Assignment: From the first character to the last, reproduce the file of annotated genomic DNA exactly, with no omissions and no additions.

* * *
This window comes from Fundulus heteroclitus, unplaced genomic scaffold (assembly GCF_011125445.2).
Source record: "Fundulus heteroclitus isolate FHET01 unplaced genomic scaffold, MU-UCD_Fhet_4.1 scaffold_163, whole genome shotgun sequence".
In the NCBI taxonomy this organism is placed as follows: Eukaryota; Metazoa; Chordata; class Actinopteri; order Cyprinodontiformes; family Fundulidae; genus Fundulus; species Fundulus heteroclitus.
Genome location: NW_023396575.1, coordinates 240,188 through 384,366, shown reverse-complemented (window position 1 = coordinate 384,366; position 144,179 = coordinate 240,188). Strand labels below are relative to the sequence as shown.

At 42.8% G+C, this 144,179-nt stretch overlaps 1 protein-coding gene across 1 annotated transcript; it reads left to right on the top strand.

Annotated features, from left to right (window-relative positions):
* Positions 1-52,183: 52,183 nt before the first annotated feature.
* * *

This window comes from Fundulus heteroclitus, unplaced genomic scaffold (assembly GCF_011125445.2).
Source record: "Fundulus heteroclitus isolate FHET01 unplaced genomic scaffold, MU-UCD_Fhet_4.1 scaffold_163, whole genome shotgun sequence".
In the NCBI taxonomy this organism is placed as follows: Eukaryota; Metazoa; Chordata; class Actinopteri; order Cyprinodontiformes; family Fundulidae; genus Fundulus; species Fundulus heteroclitus.
Genome location: NW_023396575.1, coordinates 240,188 through 384,366, shown reverse-complemented (window position 1 = coordinate 384,366; position 144,179 = coordinate 240,188). Strand labels below are relative to the sequence as shown.

At 42.8% G+C, this 144,179-nt stretch overlaps 1 protein-coding gene across 1 annotated transcript; it reads left to right on the top strand.

Annotated features, from left to right (window-relative positions):
* Positions 1-52,183: 52,183 nt before the first annotated feature.